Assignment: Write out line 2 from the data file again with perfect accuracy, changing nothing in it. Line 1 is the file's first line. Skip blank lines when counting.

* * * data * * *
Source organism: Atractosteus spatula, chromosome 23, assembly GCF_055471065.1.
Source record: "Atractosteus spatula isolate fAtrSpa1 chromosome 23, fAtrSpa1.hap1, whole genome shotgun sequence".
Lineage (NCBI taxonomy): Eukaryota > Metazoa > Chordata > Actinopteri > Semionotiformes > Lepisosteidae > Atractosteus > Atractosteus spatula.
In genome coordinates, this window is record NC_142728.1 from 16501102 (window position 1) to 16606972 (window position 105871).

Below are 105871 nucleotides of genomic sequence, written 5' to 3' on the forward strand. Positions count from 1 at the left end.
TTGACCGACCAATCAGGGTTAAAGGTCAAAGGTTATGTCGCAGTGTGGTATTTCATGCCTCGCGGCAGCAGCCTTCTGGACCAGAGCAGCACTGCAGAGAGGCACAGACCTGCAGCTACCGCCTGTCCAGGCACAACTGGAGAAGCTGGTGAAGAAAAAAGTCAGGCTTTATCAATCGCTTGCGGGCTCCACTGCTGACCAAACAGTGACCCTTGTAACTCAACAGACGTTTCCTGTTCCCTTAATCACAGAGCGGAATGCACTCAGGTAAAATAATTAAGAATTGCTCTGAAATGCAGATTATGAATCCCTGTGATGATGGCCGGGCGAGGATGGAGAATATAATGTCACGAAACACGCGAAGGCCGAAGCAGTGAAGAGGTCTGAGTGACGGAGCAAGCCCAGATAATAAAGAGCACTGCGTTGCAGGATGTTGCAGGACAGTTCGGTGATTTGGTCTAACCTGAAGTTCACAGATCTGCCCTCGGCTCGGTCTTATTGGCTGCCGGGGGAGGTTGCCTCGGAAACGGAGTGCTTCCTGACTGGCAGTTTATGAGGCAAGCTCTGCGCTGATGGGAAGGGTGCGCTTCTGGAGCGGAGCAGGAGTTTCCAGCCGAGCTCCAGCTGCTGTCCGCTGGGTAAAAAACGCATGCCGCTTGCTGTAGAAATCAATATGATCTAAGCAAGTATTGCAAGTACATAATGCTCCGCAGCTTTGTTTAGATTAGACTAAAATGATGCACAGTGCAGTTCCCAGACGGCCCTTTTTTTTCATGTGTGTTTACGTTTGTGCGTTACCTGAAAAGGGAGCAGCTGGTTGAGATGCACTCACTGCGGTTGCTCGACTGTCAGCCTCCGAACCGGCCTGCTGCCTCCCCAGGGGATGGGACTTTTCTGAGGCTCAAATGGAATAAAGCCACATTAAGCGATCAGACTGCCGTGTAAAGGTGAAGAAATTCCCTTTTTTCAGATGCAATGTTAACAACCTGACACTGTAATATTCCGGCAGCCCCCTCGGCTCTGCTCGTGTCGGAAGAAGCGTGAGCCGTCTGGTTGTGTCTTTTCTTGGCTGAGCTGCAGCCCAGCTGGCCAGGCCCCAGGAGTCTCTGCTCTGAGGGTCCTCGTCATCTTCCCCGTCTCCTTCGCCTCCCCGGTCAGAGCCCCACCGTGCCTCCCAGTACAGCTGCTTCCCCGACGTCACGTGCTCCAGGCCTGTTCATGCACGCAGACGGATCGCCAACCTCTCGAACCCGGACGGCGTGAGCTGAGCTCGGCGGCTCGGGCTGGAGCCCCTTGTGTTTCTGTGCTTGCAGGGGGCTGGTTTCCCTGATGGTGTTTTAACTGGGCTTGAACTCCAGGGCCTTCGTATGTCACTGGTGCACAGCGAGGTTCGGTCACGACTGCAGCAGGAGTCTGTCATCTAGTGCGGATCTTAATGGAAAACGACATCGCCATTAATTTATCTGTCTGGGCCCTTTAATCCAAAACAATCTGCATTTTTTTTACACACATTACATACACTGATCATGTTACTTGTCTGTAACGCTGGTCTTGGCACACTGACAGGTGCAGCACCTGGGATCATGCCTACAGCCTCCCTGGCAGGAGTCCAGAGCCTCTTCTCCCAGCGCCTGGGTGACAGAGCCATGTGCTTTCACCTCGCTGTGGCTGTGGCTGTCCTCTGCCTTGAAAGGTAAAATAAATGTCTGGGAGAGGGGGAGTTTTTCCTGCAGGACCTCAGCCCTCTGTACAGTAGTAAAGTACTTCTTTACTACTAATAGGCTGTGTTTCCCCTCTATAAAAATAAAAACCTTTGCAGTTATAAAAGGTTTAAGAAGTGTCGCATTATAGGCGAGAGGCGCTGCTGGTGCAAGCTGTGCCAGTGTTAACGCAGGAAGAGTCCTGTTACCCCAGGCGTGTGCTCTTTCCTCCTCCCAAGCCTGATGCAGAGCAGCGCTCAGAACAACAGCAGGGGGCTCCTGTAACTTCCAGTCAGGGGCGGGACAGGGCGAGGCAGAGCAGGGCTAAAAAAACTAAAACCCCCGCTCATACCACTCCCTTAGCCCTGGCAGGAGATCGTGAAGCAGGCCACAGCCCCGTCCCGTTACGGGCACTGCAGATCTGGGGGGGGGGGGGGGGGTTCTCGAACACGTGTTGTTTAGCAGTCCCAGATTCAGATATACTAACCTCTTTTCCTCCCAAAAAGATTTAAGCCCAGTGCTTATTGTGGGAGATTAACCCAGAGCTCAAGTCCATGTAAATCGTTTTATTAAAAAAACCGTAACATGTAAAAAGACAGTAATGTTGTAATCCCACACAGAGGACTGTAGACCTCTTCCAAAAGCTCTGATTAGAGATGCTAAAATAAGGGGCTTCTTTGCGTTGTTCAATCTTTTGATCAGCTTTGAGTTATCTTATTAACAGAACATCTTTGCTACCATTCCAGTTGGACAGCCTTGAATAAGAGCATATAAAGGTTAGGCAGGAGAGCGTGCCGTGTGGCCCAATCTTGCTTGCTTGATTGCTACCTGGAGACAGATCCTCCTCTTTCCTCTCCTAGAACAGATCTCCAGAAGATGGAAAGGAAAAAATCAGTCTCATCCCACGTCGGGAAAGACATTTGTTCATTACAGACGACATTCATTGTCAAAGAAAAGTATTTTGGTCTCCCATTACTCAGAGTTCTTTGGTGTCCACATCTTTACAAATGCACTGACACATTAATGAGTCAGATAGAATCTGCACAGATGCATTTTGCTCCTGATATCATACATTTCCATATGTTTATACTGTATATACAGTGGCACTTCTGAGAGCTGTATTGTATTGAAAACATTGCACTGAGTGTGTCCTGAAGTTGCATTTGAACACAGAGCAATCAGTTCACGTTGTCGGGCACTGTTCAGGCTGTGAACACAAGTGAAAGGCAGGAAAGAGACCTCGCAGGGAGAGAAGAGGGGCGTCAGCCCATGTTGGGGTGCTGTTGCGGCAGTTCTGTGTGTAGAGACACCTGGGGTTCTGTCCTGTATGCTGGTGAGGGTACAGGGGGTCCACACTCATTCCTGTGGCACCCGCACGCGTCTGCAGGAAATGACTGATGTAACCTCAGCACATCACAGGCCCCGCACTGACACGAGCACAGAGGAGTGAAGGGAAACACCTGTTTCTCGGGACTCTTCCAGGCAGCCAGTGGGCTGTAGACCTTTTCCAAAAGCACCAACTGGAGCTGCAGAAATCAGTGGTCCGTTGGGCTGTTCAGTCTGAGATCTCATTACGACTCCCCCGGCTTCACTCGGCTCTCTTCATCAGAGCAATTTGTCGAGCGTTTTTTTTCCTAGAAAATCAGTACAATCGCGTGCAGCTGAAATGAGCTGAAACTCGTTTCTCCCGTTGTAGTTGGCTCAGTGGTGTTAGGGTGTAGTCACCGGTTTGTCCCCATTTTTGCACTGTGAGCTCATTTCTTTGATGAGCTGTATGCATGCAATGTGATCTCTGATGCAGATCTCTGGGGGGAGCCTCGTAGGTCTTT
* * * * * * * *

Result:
Source record: "Atractosteus spatula isolate fAtrSpa1 chromosome 23, fAtrSpa1.hap1, whole genome shotgun sequence".